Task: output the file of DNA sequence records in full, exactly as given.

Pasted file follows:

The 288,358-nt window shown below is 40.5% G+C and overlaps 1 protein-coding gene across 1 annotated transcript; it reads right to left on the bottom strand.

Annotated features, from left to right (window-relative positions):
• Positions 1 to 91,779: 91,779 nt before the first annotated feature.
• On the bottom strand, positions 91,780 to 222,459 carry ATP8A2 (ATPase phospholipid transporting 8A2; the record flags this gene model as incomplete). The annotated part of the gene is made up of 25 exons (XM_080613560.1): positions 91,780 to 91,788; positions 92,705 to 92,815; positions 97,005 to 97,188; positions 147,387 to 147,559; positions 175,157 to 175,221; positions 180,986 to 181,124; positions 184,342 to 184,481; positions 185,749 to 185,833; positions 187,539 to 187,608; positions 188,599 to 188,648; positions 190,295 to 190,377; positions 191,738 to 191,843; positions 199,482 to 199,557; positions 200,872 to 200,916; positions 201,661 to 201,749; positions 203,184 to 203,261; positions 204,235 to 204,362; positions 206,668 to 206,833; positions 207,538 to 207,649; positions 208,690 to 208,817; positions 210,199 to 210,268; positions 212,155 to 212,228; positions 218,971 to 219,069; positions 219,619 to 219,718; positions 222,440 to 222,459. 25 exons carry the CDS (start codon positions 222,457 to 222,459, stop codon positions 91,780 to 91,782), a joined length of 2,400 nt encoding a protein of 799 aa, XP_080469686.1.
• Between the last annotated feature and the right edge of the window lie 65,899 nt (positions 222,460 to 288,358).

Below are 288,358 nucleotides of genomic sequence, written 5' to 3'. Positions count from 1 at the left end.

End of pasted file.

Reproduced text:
The 288,358-nt window shown below is 40.5% G+C and overlaps 1 protein-coding gene across 1 annotated transcript; it reads right to left on the bottom strand.

Annotated features, from left to right (window-relative positions):
• Positions 1 to 91,779: 91,779 nt before the first annotated feature.
• On the bottom strand, positions 91,780 to 222,459 carry ATP8A2 (ATPase phospholipid transporting 8A2; the record flags this gene model as incomplete). The annotated part of the gene is made up of 25 exons (XM_080613560.1): positions 91,780 to 91,788; positions 92,705 to 92,815; positions 97,005 to 97,188; positions 147,387 to 147,559; positions 175,157 to 175,221; positions 180,986 to 181,124; positions 184,342 to 184,481; positions 185,749 to 185,833; positions 187,539 to 187,608; positions 188,599 to 188,648; positions 190,295 to 190,377; positions 191,738 to 191,843; positions 199,482 to 199,557; positions 200,872 to 200,916; positions 201,661 to 201,749; positions 203,184 to 203,261; positions 204,235 to 204,362; positions 206,668 to 206,833; positions 207,538 to 207,649; positions 208,690 to 208,817; positions 210,199 to 210,268; positions 212,155 to 212,228; positions 218,971 to 219,069; positions 219,619 to 219,718; positions 222,440 to 222,459. 25 exons carry the CDS (start codon positions 222,457 to 222,459, stop codon positions 91,780 to 91,782), a joined length of 2,400 nt encoding a protein of 799 aa, XP_080469686.1.
• Between the last annotated feature and the right edge of the window lie 65,899 nt (positions 222,460 to 288,358).

Below are 288,358 nucleotides of genomic sequence, written 5' to 3'. Positions count from 1 at the left end.